This book review by Marion Brown has been published by BJGP Life (which publishes comment and opinion on research and clinical care for the primary care community):
“Hengartner begins ‘Over my academic career, I went into different stages of belief and disbelief.’ In his studies of clinical psychology and psychopathology in Switzerland in the early 2000s he learned about Diagnostic and statistical manual (DSM) and International classification of diseases (ICD) psychiatric diagnoses as if these were clear-cut natural disease entities, and was taught that this is how humans think, behave, and feel because it has been confirmed in this or that study. He never considered ‘that many, perhaps most of these studies, could be simply wrong.’
His discomfort began in 2010 when, as a PhD student, doing what he had been taught at university and by his supervisors somehow ‘didn’t feel right’. After completing his PhD in 2014 he took up a tenured position at the Zurich University of Applied Sciences, where metascience, research methodology, statistics, and the philosophy of science became his primary research interests.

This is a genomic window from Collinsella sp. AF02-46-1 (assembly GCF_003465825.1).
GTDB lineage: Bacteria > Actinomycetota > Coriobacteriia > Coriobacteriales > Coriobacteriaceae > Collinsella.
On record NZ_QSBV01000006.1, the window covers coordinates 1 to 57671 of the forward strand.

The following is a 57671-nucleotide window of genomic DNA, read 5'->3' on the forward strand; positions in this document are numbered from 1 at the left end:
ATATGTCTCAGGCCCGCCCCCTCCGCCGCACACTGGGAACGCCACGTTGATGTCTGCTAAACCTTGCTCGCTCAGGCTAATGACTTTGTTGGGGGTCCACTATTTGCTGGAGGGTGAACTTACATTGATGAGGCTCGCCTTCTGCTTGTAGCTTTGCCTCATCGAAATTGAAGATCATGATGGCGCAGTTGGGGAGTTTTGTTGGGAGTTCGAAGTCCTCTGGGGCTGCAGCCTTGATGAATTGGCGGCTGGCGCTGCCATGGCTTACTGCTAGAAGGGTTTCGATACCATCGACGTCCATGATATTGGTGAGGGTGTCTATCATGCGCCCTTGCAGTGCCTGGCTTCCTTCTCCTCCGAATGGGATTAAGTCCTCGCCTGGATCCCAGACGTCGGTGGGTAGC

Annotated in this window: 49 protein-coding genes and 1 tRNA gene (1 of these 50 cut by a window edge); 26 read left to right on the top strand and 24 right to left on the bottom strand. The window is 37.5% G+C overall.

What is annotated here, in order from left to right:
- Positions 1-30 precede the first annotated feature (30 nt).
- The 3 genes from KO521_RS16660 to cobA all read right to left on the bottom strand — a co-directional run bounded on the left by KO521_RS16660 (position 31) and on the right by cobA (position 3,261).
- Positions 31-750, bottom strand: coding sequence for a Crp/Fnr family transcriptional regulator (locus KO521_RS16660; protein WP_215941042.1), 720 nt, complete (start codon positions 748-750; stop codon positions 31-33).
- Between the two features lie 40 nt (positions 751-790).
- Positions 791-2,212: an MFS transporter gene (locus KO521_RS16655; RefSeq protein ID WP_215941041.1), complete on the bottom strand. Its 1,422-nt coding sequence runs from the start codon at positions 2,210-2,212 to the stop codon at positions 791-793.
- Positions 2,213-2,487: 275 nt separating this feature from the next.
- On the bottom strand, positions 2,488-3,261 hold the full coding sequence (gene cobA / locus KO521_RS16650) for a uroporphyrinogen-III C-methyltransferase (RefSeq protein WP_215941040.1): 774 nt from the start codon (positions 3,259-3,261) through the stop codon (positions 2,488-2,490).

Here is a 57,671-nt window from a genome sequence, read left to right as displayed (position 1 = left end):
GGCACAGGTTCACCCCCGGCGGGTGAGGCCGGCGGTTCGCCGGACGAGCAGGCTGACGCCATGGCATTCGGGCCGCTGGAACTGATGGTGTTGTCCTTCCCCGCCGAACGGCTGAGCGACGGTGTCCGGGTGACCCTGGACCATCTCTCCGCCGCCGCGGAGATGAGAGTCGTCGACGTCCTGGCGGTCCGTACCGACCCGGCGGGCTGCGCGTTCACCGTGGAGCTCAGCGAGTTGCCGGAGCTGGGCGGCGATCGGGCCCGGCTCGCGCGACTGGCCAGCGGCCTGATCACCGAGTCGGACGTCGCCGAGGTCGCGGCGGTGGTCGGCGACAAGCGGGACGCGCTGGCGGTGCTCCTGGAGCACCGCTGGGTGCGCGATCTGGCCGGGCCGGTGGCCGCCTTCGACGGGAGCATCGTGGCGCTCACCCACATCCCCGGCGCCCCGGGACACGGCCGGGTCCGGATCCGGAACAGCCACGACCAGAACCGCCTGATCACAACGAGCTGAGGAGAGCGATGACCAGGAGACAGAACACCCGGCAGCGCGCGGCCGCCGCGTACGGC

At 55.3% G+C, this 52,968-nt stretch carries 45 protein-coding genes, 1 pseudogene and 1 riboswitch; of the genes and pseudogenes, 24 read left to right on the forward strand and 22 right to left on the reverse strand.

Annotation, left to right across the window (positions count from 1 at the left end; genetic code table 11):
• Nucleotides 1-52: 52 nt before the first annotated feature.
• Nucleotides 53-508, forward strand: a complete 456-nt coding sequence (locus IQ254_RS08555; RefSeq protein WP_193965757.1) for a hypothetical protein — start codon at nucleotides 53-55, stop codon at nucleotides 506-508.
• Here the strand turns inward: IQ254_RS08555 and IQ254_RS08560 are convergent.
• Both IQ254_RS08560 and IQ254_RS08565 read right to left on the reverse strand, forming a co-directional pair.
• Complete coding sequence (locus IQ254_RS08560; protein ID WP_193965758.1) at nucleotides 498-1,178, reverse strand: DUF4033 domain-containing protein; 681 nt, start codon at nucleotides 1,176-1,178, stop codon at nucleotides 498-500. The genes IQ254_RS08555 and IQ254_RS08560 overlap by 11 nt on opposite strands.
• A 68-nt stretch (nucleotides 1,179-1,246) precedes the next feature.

In this post he searched the scientific literature ‘“’This is when I opened Pandora’s box, for when you search the literature on publication bias in psychiatry, among the first research papers you’ll find are the seminal studies from the 2000s that demonstrated how selectively the results of antidepressant trials were published. Next, you’ll discover how pervasively the pharmaceutical industry has corrupted academic medicine and that drug manufacturers systematically bias the scientific evidence so that their products appear more effective and safer than they really are. You will probably also learn about the various flaws in the contemporary definition of depression and other mental disorders and how mental disorders were misleadingly marketed by the pharmaceutical industry to increase the sales of psychiatric drugs ‘ …”
You can read more from here.